Economics

Kimberly Clausing

International economics, public sector economics.

Denise Hare

Economics of development, labor economics, economics of transition, China’s economy. On leave 2007-08.

Noelwah R. Netusil

Environmental and natural resource economics, public sector economics, law and economics.

Jeffrey Parker

Macroeconomic theory, monetary and fiscal policy, growth and technology, economics of higher education.

Lon Peters

Economic history, energy economics.

Takashi Yamashita

Macroeconomics, labor economics, economics of development, economics of housing.

Economics is a study of the choices that individuals and societies make about how to allocate their scarce human, natural, and capital resources among competing uses. It is a social science, applying scientific methods of analysis to problems of human interaction.

Economics courses at Reed blend presentation of classical and modern economic theories with discussion of empirical tests and policy implications of the theoretical models. The objectives of the department are to equip prospective professional economists with basic analytical techniques and to provide non-specialists with the understanding necessary to explain economic phenomena and to evaluate economic policy alternatives.

The introductory course (Economics 201) covers microeconomic theory with substantial and varied applications including student participation experiments, group projects, policy discussions, and problem solving. Topical courses in economics, most of which have no more than Economics 201 as a prerequisite, allow students to explore further the application of economic theories and methods to a wide variety of subject areas. Although a textbook is sometimes used as the foundation for these courses, it is supplemented by reading from journal articles, conference papers, and other timely reports in order to provide students with a more critical appraisal of the field’s main findings and its newest developments.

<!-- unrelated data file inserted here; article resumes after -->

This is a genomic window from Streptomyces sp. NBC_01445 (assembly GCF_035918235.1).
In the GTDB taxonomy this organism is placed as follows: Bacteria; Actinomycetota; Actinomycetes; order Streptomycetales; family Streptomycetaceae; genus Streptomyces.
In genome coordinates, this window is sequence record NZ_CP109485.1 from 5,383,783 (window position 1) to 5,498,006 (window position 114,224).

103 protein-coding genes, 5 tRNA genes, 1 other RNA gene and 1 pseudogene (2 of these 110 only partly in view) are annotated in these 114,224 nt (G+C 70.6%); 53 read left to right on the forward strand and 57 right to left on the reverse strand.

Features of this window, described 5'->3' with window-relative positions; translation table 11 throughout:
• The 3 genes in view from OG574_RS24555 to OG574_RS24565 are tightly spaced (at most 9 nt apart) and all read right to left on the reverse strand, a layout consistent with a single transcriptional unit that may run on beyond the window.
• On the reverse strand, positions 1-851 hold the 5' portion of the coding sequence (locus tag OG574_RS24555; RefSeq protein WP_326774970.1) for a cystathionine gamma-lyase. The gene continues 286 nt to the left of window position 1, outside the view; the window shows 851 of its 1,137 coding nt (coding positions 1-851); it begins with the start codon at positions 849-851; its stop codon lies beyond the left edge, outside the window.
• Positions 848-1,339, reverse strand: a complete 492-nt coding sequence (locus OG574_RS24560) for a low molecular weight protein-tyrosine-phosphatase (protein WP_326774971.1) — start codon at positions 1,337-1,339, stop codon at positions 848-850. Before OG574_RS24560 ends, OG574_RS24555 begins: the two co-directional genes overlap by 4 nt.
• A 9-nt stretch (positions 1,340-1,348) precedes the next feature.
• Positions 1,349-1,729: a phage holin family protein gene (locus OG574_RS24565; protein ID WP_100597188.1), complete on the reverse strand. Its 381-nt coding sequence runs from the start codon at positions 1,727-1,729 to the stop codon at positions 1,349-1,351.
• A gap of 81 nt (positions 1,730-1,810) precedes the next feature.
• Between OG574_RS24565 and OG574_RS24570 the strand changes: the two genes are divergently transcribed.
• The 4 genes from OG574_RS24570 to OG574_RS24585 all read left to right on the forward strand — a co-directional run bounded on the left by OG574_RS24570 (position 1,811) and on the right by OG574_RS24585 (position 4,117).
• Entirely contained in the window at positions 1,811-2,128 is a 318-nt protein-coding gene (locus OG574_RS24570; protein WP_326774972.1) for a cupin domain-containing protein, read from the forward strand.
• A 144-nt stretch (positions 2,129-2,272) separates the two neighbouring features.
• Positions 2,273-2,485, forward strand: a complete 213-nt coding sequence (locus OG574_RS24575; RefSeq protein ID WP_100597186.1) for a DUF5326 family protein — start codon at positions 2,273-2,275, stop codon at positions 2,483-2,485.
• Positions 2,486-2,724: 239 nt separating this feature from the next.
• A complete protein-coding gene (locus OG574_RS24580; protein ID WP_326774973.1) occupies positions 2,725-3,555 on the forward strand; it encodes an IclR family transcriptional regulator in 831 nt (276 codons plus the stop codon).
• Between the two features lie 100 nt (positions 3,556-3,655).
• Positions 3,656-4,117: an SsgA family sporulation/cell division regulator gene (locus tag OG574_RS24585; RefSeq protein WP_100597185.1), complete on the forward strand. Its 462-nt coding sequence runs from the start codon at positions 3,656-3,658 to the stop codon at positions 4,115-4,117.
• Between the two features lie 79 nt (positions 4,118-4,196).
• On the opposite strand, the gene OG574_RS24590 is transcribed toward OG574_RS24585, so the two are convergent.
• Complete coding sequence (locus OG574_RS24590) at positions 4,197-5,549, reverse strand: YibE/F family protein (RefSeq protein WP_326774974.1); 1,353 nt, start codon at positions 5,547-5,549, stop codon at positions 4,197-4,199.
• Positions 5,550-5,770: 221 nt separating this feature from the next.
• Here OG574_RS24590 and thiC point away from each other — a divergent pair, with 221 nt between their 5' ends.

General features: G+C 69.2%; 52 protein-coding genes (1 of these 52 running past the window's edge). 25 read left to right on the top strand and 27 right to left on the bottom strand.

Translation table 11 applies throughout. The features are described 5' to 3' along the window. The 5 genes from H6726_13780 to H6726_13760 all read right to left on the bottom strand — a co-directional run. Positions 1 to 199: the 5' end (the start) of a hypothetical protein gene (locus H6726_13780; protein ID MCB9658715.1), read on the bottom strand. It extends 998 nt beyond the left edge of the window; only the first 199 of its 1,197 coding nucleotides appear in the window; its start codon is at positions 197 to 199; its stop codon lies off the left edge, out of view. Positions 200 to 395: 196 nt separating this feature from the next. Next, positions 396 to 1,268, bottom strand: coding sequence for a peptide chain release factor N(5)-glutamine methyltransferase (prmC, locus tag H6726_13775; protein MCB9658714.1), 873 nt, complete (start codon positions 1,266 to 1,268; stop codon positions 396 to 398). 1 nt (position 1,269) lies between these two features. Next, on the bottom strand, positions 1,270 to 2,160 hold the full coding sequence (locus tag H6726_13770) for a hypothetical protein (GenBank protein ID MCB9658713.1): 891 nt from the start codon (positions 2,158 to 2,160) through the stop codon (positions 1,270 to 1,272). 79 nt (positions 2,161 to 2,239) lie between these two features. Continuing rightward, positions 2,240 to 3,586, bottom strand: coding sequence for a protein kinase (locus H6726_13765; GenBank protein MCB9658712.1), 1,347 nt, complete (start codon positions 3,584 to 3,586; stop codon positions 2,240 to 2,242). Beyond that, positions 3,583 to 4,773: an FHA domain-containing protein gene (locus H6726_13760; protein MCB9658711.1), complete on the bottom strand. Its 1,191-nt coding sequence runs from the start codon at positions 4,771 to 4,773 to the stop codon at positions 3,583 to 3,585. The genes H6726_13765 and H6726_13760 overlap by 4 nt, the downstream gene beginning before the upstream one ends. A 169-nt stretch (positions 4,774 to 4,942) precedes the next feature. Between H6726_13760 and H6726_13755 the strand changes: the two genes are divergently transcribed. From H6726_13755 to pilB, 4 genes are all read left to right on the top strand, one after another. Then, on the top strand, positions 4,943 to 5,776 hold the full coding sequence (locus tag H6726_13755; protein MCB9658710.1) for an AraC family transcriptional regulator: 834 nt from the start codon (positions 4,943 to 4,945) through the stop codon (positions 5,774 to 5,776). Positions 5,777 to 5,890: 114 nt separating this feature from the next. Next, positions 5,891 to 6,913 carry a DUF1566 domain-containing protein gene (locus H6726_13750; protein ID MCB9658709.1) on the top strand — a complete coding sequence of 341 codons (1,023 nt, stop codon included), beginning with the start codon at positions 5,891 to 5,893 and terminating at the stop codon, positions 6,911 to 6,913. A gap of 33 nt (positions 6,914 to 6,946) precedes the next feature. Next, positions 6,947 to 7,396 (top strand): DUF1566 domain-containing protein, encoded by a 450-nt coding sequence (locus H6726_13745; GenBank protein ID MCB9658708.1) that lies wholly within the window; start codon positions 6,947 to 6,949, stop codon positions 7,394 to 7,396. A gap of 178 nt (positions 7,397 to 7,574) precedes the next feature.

A non-major taking economics to fulfill distribution or divisional requirements would take Economics 201 (open to all students without prerequisite) and one additional course chosen according to his or her interests. Students considering a major in economics are advised to take Economics 201 during their first year, though many students successfully complete the major starting their economics coursework as sophomores. Economics majors take core coursework in economic theory (Economics 313 and either 304 or 314) and statistics and econometrics (Economics 311 or 312), as well as a selection of elective courses. Although there is no formal mathematics requirement, the methods of modern economic analysis require a working understanding of calculus, which is a prerequisite for the required courses in microeconomic and macroeconomic theory. Students considering graduate study in economics should take additional courses in mathematics as suggested below. An interdisciplinary major in mathematics-economics is offered for students desiring a stronger emphasis on quantitative analysis.

Economics majors are well prepared for a variety of postgraduate alternatives, including academic, public policy, law, business , or nonprofit career paths.

Requirements for the Major

  1. Economics 201.
  2. Economics 311 or 312.
  3. Economics 313.
  4. Economics 304 or 314.
  5. Economics 470.
  6. Four additional units in economics (at least three of which must be upper division) to make a total of 10 units of economics coursework.
  7. Although there is no formal mathematics requirement, Mathematics 111 or equivalent background in differential calculus is a prerequisite for Economics 313, the required course in microeconomic theory. Students intending to do graduate work in economics should take Economics 312 and as much mathematics as possible. Mathematics 111, 112, 141, 211, 212, 322, and 331 are especially useful. Such students may wish to consider the interdisciplinary major in mathematics and economics. 

Economics Course Descriptions



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